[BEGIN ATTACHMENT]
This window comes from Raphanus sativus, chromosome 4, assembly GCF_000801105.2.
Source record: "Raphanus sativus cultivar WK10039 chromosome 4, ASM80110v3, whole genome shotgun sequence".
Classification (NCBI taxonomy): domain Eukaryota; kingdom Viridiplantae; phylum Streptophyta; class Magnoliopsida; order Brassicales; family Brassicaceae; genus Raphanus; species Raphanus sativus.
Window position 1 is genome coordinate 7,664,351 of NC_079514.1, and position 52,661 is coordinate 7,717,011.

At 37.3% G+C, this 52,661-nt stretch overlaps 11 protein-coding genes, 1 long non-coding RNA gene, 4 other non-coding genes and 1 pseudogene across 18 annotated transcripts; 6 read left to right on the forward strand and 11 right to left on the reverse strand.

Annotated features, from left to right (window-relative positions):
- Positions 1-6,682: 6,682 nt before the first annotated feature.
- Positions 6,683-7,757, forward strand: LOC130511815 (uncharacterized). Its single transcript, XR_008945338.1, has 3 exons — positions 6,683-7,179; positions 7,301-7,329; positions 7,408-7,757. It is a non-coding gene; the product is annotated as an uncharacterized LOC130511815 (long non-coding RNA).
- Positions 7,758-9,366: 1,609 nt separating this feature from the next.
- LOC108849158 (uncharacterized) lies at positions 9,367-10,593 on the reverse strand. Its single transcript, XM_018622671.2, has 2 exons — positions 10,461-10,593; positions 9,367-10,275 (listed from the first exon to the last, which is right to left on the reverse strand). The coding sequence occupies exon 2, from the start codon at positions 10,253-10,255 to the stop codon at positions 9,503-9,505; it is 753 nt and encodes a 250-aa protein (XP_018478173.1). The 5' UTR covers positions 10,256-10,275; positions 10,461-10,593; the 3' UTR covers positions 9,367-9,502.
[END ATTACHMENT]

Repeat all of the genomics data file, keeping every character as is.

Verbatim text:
This window comes from Raphanus sativus, chromosome 4, assembly GCF_000801105.2.
Source record: "Raphanus sativus cultivar WK10039 chromosome 4, ASM80110v3, whole genome shotgun sequence".
Classification (NCBI taxonomy): domain Eukaryota; kingdom Viridiplantae; phylum Streptophyta; class Magnoliopsida; order Brassicales; family Brassicaceae; genus Raphanus; species Raphanus sativus.
Window position 1 is genome coordinate 7,664,351 of NC_079514.1, and position 52,661 is coordinate 7,717,011.

At 37.3% G+C, this 52,661-nt stretch overlaps 11 protein-coding genes, 1 long non-coding RNA gene, 4 other non-coding genes and 1 pseudogene across 18 annotated transcripts; 6 read left to right on the forward strand and 11 right to left on the reverse strand.

Annotated features, from left to right (window-relative positions):
- Positions 1-6,682: 6,682 nt before the first annotated feature.
- Positions 6,683-7,757, forward strand: LOC130511815 (uncharacterized). Its single transcript, XR_008945338.1, has 3 exons — positions 6,683-7,179; positions 7,301-7,329; positions 7,408-7,757. It is a non-coding gene; the product is annotated as an uncharacterized LOC130511815 (long non-coding RNA).
- Positions 7,758-9,366: 1,609 nt separating this feature from the next.
- LOC108849158 (uncharacterized) lies at positions 9,367-10,593 on the reverse strand. Its single transcript, XM_018622671.2, has 2 exons — positions 10,461-10,593; positions 9,367-10,275 (listed from the first exon to the last, which is right to left on the reverse strand). The coding sequence occupies exon 2, from the start codon at positions 10,253-10,255 to the stop codon at positions 9,503-9,505; it is 753 nt and encodes a 250-aa protein (XP_018478173.1). The 5' UTR covers positions 10,256-10,275; positions 10,461-10,593; the 3' UTR covers positions 9,367-9,502.